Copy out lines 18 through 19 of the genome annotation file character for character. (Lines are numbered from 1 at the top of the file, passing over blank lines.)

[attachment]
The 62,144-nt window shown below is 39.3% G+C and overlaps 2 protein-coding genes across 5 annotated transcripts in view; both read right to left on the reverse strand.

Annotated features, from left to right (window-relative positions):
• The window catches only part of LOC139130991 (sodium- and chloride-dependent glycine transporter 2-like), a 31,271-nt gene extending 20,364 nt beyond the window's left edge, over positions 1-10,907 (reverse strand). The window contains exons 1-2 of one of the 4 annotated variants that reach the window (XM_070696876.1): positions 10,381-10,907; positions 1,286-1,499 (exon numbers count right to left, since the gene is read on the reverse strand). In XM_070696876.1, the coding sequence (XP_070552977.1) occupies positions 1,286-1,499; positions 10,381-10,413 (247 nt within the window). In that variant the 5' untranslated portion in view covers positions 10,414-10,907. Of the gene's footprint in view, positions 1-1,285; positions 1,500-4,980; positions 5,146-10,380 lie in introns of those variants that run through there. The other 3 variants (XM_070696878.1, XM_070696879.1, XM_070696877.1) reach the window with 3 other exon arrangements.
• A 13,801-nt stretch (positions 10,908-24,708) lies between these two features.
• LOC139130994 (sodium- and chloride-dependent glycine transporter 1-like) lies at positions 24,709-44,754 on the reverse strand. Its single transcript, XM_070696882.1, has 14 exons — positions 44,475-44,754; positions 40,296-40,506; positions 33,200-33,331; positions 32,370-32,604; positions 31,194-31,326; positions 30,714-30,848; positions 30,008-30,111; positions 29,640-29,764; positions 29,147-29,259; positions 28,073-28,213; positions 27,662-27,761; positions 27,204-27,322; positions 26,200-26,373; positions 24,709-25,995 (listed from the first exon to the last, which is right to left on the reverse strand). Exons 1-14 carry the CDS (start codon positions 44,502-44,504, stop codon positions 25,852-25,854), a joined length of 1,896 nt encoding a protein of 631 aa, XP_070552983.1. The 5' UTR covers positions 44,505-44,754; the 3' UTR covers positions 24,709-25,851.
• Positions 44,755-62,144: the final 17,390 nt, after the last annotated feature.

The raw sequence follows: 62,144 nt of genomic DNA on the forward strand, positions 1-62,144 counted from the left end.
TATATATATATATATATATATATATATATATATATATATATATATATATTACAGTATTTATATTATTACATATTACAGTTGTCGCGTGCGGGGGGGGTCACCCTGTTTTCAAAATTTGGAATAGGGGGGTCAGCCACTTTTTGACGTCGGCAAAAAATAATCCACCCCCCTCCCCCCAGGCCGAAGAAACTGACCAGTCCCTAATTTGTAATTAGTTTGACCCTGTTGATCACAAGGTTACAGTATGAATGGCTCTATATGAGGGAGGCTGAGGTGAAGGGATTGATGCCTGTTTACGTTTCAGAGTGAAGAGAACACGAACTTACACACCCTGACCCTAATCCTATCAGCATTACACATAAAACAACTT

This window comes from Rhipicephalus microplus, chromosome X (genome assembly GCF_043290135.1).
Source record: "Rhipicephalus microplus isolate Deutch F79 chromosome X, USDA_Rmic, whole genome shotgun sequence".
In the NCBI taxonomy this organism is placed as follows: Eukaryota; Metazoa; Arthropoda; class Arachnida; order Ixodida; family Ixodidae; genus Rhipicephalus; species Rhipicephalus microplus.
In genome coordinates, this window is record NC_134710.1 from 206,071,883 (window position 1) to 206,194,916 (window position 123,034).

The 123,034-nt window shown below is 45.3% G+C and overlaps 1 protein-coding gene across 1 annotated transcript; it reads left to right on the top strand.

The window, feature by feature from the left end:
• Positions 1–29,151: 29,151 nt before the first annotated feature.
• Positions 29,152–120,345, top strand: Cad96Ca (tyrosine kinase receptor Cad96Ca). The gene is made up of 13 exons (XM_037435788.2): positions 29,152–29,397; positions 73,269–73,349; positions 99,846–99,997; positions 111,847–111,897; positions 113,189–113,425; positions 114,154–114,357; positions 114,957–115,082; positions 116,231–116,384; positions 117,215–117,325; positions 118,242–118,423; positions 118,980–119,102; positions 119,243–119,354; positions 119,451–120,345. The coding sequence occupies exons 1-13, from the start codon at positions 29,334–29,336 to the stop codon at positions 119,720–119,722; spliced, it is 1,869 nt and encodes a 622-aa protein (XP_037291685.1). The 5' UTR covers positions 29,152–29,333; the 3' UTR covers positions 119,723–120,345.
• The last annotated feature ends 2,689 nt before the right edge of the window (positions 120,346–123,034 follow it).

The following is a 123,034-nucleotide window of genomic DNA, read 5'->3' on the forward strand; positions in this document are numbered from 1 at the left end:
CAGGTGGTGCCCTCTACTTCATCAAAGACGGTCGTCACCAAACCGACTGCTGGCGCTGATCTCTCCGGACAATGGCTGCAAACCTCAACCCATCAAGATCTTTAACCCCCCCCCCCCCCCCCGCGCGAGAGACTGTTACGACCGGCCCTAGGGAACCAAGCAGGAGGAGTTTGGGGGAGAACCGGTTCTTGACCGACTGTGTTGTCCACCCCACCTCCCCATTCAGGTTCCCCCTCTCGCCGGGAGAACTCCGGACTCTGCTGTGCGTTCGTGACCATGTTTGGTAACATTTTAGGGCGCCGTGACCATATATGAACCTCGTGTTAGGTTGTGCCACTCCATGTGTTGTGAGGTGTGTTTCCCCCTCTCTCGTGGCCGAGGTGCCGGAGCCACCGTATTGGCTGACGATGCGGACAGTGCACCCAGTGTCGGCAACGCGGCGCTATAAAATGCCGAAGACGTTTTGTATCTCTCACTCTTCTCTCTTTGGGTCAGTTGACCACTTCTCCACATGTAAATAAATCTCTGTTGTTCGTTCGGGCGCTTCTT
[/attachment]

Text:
The following is a 123,034-nucleotide window of genomic DNA, read 5'->3' on the forward strand; positions in this document are numbered from 1 at the left end:
CAGGTGGTGCCCTCTACTTCATCAAAGACGGTCGTCACCAAACCGACTGCTGGCGCTGATCTCTCCGGACAATGGCTGCAAACCTCAACCCATCAAGATCTTTAACCCCCCCCCCCCCCCCCGCGCGAGAGACTGTTACGACCGGCCCTAGGGAACCAAGCAGGAGGAGTTTGGGGGAGAACCGGTTCTTGACCGACTGTGTTGTCCACCCCACCTCCCCATTCAGGTTCCCCCTCTCGCCGGGAGAACTCCGGACTCTGCTGTGCGTTCGTGACCATGTTTGGTAACATTTTAGGGCGCCGTGACCATATATGAACCTCGTGTTAGGTTGTGCCACTCCATGTGTTGTGAGGTGTGTTTCCCCCTCTCTCGTGGCCGAGGTGCCGGAGCCACCGTATTGGCTGACGATGCGGACAGTGCACCCAGTGTCGGCAACGCGGCGCTATAAAATGCCGAAGACGTTTTGTATCTCTCACTCTTCTCTCTTTGGGTCAGTTGACCACTTCTCCACATGTAAATAAATCTCTGTTGTTCGTTCGGGCGCTTCTT